I was having an email discussion with Ben Slivka the other day, and he asked me what three things were going to make customers enthusiastic about Longhorn.
My answer to him was as follows:
I’m not sure. My guess would be the changes around the Multimedia experience (persistent per application volume control, and improved handling (you can have windows sounds be mp3 files), WinFS means that you can search the metadata on your multimedia as quickly as you can Google, which makes slicing and dicing play lists better).
The new UI should be REALLY slick, and should attract a lot of consumers (eye candy always does).
Beyond that, I’m not sure – the reality is that most of the cool stuff in Longhorn is plumbing – Avalon and the rest of WinFX means that app authors will be able to easily do stuff that they’ve never been able to do before, which means that there’s a host of new cool apps that will be able to be written for longhorn. That also means that app authors have even more ways of writing annoying applications (if you think skins are bad, consider what happens when app designers will do when they can put video on a button face), so…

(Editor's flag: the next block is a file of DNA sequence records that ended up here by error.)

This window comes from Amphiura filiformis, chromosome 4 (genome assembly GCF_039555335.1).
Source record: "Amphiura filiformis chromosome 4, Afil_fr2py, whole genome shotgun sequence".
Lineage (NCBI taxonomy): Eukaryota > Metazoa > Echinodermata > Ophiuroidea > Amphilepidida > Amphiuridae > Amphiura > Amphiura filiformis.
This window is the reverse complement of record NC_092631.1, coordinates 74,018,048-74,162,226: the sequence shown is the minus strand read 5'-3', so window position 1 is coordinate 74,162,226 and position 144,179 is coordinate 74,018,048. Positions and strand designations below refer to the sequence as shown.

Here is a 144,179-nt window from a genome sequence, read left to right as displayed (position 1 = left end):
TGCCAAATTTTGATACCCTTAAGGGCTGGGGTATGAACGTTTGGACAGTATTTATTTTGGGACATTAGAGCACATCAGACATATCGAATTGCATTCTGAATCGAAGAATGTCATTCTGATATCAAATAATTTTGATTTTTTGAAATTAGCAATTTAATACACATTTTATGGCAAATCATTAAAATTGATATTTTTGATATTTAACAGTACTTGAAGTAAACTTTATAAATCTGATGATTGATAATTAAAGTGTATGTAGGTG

But the thing is that consumers don’t see the cool stuff that’s going on in the platform. Unlike Apple, who spends HUGE amounts of time and effort on making the UI cool and flashy (and responsive and consistent, etc), Microsoft tends to work on getting the plumbing right. But customers don’t see the plumbing.
Which means that our toilets flush and our sinks drain really, really well, but they’re not very pretty. To continue the plumbing analogy, Apple is Kohler – lots of flash, looks great, works well, Microsoft is Delta – not as much flash, but totally rock solid reliable.
The reality is that I just don’t see customers going totally bonkers about things like the games library or parental controls, or the other end-user features of Longhorn. But man, Longhorn as a platform is going to let developers do really amazing stuff.
Please note: I’m not an evangelist. I don’t know all the bells and whistles; I work on windows audio, which is why my answer was multimedia-centric.